Recently, I have noticed a spate of rights issues popping up. A rights issue gives all shareholders the “right” to subscribe for new shares in their company at a set price based on how many shares they hold.

Unlike a placement where holders can be diluted down, a rights issue is designed so as no dilution occurs.

There are two types of rights issues: renounceable and non-renounceable.

A renounceable rights issue allows the rights being offered to be on sold or transferred to third parties, whereas the rights to a non-renounceable issue cannot be sold or transferred on.

Also, rights issues can be underwritten and if a shareholder does not take up their rights it means they have let them lapse.

An underwriter will, for a fee of around 6 per cent, guarantee to take up any rights that shareholders have let lapse.

You should also note that, if an underwriter also happens to be a large shareholder and the rights issue is not that popular with the other shareholders, their underwritten guarantee allows them to legally increase their holding above 19.9 per cent, without the need to make a full bid for the company.

This trick has been used a few times, though a reversal of this almost caused a riot at Rio Tinto (ASX:RIO), before major shareholders forced the company to change tack.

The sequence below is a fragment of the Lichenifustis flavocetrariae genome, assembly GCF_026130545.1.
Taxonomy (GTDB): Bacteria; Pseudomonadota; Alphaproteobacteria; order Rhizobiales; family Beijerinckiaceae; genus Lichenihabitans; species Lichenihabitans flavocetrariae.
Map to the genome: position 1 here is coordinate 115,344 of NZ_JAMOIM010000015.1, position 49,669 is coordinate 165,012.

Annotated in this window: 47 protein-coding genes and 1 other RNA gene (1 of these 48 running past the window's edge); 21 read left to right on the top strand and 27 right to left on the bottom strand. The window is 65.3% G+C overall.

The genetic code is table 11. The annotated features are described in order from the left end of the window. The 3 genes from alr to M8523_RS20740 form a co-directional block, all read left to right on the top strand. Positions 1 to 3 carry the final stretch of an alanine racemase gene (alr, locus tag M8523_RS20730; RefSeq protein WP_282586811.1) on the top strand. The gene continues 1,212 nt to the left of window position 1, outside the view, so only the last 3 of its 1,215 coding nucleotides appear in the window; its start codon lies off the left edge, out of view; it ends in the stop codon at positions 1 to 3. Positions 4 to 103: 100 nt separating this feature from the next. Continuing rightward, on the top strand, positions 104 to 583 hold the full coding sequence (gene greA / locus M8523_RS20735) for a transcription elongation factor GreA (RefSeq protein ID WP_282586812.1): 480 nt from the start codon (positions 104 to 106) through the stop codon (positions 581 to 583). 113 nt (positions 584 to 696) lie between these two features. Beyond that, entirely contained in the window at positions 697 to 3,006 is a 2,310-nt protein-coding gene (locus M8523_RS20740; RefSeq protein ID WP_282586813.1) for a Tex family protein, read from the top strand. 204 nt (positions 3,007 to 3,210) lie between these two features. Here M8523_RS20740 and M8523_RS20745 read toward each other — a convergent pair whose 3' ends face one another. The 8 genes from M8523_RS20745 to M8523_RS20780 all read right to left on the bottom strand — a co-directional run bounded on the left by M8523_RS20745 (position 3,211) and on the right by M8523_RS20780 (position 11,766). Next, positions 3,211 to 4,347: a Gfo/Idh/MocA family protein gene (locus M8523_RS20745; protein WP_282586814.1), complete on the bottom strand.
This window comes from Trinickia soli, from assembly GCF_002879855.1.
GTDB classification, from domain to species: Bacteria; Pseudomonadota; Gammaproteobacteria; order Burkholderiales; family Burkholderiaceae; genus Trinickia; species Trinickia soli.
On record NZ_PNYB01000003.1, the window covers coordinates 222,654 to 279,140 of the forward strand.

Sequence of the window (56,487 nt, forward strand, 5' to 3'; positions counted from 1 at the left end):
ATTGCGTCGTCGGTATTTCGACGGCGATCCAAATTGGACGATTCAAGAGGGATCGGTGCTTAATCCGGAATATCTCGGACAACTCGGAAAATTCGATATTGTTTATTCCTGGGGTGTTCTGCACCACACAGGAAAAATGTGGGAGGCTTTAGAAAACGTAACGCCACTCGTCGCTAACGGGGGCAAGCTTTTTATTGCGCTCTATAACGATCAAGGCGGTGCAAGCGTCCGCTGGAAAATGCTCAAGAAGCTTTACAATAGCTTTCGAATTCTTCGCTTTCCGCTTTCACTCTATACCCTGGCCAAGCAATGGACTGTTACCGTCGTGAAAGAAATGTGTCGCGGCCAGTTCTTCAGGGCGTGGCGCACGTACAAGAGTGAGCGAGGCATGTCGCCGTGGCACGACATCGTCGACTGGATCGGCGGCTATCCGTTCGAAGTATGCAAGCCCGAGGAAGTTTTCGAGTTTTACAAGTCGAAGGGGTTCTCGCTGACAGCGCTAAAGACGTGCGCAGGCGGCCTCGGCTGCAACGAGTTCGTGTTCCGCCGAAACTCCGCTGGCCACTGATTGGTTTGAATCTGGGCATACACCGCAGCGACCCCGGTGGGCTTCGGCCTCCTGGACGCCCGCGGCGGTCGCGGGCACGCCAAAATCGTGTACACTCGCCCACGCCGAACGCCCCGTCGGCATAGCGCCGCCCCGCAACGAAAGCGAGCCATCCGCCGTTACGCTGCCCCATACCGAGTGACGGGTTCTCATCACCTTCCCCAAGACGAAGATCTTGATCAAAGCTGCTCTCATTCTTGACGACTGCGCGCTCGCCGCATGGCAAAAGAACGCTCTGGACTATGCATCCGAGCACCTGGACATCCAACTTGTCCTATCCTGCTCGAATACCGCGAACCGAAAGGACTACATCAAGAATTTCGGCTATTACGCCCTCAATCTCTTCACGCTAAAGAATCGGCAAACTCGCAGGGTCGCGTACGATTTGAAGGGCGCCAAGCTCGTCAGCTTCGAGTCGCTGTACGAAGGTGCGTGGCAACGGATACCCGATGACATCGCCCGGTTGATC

I mention all of this because of a current rights issue which was drawn to my attention via a tweet, where an ASX company is currently offering shareholders a non-underwritten 2 for 3 non-renounceable rights issue at 0.001 cent per share.

What really caught my attention was not the fact that the company is potentially issuing 900 million shares to try and raise $900,000, or the fact that the issue price is at the lowest price ever allowed on the ASX, or even the fact if not taken up, the dilution on shareholders is potentially 43 per cent, no, no, no.

It was the company’s name.

I have seen a few names in my time, like Knobs and Knockers PLC, which made accessories for doors, and my very favourite, Wayne Kerr PLC, which was named after its founder.

I could only surmise that Wayne’s mother was a fan of Johnny Cash and his song A Boy Named Sue, so he would be toughened up for the corporate world.

When I saw that the company trying to force almost 1 billion shares at 0.001 cent down their long-suffering shareholders throats was an ASX-listed company called ShareRoot, I thought well that’s up there.

Then I read about its recent failed attempt at a 30 to 1 share consolidation and thought that if this rights issue bellyflops, then maybe shareholders may demand that an “ed” is inserted somewhere.

Talking of something that definitely did have an “ed” inserted, it is 20 years ago this week that Nick Leeson, was released from jail.

Leeson managed single handily to add an “ed” to the name of Barings Bank, via a few derivative contracts which went a bit haywire and led him to lose £800m ($1.4bn) on his £5m trading limit account.

He blew up a bank, went to jail, survived colon cancer and now makes a very healthy living on the after-dinner speech circuit.

Leeson will go down in trading history, as the guy you wished was on the other side of your trading account. #nomoreporridge

The Secret Broker can be found on Twitter here @SecretBrokerAU. Feel free to contact him with your best stock tips and ideas.